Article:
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Potatoes: Such an Exemplary Vegetable

Today’s guest post is from Carlyn Grace Osborn, a librarian on temporary assignment to the Science Reference Section at the Library of Congress. You can usually find her over on the Signal blog, where she writes about the By the People crowdsourced transcription program and shares information on new collections on the Library’s website.


Front cover of the 1918 Book of Potato Cookery in which the authors calls the potato a noble tuber

Front cover of Mrs. Mary Wade’s 1918 “Book of Potato Cookery.”

We write a lot about food here in the Library’s Science, Technology & Business Division: gravy, pumpkin pie, Texas sheet cake, chocolate chip cookies and a 1904 vegetarian Thanksgiving dinner to name a few. But, what about…potatoes?

Potatoes! “Such an exemplary vegetable,” according to Cousin Collins in the 2005 movie version of Pride and Prejudice. Although true Jane Austen fans will know that potatoes are not mentioned in the original book, here at the Library of Congress, potatoes are referenced throughout the collections.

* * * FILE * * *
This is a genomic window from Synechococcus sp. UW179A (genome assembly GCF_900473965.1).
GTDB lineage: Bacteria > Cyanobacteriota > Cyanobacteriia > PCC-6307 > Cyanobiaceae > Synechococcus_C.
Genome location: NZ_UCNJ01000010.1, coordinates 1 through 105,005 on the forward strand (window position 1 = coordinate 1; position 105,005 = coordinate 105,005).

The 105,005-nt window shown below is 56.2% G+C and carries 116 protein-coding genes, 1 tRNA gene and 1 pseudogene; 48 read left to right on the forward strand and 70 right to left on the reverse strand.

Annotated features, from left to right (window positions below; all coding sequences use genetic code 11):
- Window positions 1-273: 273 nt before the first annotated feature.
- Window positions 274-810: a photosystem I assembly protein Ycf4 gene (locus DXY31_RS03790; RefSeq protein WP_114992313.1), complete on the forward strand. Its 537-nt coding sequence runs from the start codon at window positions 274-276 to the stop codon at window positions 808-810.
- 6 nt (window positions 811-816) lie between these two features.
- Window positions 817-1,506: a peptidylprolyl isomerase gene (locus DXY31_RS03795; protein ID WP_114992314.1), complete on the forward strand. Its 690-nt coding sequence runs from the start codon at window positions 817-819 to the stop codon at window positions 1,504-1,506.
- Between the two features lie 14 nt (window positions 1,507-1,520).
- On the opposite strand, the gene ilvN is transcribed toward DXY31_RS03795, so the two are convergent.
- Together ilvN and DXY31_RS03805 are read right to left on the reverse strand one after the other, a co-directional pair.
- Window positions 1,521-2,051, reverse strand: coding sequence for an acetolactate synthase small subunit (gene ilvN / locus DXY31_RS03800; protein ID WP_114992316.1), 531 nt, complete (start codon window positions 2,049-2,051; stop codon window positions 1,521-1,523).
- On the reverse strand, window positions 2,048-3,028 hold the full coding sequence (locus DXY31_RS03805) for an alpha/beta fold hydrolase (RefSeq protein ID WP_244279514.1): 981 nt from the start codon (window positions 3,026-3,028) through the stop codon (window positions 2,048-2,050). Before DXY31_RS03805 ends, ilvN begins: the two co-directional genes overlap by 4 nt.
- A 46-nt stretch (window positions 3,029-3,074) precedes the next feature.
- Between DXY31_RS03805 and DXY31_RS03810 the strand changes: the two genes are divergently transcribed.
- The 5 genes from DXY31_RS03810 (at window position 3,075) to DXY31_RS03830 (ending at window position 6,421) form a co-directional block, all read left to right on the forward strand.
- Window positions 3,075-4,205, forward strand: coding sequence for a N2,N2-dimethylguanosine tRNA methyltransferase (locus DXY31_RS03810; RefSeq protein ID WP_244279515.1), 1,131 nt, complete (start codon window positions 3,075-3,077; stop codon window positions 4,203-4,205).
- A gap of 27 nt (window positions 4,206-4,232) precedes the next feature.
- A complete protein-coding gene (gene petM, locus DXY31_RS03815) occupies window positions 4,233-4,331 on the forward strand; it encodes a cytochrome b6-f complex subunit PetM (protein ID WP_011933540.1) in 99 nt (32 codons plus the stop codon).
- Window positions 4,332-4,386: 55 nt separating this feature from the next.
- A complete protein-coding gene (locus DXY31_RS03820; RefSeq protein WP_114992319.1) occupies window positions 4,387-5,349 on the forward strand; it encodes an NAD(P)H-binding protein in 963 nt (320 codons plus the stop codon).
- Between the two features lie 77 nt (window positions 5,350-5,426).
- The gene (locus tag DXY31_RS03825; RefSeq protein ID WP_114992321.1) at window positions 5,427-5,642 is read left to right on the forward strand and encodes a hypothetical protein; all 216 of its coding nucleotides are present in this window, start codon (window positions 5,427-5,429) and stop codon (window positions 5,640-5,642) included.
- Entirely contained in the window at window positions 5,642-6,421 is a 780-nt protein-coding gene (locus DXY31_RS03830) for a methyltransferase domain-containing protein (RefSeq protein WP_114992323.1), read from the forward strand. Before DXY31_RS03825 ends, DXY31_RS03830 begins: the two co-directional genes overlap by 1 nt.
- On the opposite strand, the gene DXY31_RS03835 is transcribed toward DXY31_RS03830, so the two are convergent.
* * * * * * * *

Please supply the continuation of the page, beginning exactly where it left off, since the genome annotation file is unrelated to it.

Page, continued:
How many potato recipes?

Among the Library’s 173 million items are cookbooks of all shapes and sizes, including cookbooks devoted solely to the potato. If you ever wanted 101 ways to prepare a potato, you need look no further than:

If 101 ways won’t cut it, how about 250 Ways to Serve Potatoes (1949)? Or, then again, how about 300 Ways of Cooking and Preparing Potatoes (1907)? The Library currently has around 152 cookbooks dedicated to the potato. You can browse the potato cookery books by using the subject heading, Cooking (Potatoes), in our online catalog.

Black and white photograph of a potato field with child, dog and a wagon. circa 1916

Potato field, ca 1916. From the National Photo Company Collection, Library of Congress.

Potato history

In addition to cookbooks, the Library’s collections have a wide array of materials that can be used to study individual foods and their history. Potatoes, originating in the Andean highlands over 8,000 years ago, can be studied from a variety of angles, including using contemporary foodways, genetics, cultural diffusion, cultivation, domestication and more. If you’re planning on enjoying potatoes this holiday season, check out these books to learn a little bit more about where this spud came from: Potato: a History of the Propitious Esculent (2009)The History and Social Influence of the Potato (1985), and Potato: A Global History (2011).

To find more spud-tacular books about the Solanum tuberosum (potato), explore titles under these subject headings in our online catalog:

Potatoes across the Library

The Science & Business Research Center isn’t the only place at the Library of Congress where you can discover the potato! Potatoes are found across the Library’s many research centers and in our digital collections. Check out these potato-related items from around the Library of Congress.

One Comment

  1. Anne Brataas
    November 23, 2022 at 4:48 pm

    Brilliant! Thank you!

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